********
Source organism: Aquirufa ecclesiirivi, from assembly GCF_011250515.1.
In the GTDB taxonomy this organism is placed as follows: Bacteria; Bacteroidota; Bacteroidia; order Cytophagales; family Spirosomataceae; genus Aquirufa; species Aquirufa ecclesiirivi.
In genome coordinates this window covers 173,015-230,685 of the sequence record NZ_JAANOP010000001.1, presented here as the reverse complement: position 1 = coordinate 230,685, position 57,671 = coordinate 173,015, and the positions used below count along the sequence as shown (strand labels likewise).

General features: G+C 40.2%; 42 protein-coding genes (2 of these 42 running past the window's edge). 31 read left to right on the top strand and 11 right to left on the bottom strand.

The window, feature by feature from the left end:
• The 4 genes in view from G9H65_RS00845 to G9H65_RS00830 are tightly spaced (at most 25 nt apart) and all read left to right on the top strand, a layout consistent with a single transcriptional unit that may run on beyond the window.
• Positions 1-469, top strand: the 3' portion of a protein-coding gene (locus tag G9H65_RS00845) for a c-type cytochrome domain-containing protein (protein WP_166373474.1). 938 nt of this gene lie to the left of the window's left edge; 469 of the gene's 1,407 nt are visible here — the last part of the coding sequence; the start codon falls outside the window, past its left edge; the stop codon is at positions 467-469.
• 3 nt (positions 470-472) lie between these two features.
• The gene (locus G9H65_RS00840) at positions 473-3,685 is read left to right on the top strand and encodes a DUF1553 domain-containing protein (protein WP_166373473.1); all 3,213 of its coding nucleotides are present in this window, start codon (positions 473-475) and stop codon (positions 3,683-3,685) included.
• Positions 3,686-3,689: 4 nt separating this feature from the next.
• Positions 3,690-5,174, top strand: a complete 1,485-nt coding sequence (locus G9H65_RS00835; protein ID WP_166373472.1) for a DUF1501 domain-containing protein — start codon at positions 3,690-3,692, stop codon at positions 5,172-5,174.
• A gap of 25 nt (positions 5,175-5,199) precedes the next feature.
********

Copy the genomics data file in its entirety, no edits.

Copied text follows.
Source organism: Aquirufa ecclesiirivi, from assembly GCF_011250515.1.
In the GTDB taxonomy this organism is placed as follows: Bacteria; Bacteroidota; Bacteroidia; order Cytophagales; family Spirosomataceae; genus Aquirufa; species Aquirufa ecclesiirivi.
In genome coordinates this window covers 173,015-230,685 of the sequence record NZ_JAANOP010000001.1, presented here as the reverse complement: position 1 = coordinate 230,685, position 57,671 = coordinate 173,015, and the positions used below count along the sequence as shown (strand labels likewise).

General features: G+C 40.2%; 42 protein-coding genes (2 of these 42 running past the window's edge). 31 read left to right on the top strand and 11 right to left on the bottom strand.

The window, feature by feature from the left end:
• The 4 genes in view from G9H65_RS00845 to G9H65_RS00830 are tightly spaced (at most 25 nt apart) and all read left to right on the top strand, a layout consistent with a single transcriptional unit that may run on beyond the window.
• Positions 1-469, top strand: the 3' portion of a protein-coding gene (locus tag G9H65_RS00845) for a c-type cytochrome domain-containing protein (protein WP_166373474.1). 938 nt of this gene lie to the left of the window's left edge; 469 of the gene's 1,407 nt are visible here — the last part of the coding sequence; the start codon falls outside the window, past its left edge; the stop codon is at positions 467-469.
• 3 nt (positions 470-472) lie between these two features.
• The gene (locus G9H65_RS00840) at positions 473-3,685 is read left to right on the top strand and encodes a DUF1553 domain-containing protein (protein WP_166373473.1); all 3,213 of its coding nucleotides are present in this window, start codon (positions 473-475) and stop codon (positions 3,683-3,685) included.
• Positions 3,686-3,689: 4 nt separating this feature from the next.
• Positions 3,690-5,174, top strand: a complete 1,485-nt coding sequence (locus G9H65_RS00835; protein ID WP_166373472.1) for a DUF1501 domain-containing protein — start codon at positions 3,690-3,692, stop codon at positions 5,172-5,174.
• A gap of 25 nt (positions 5,175-5,199) precedes the next feature.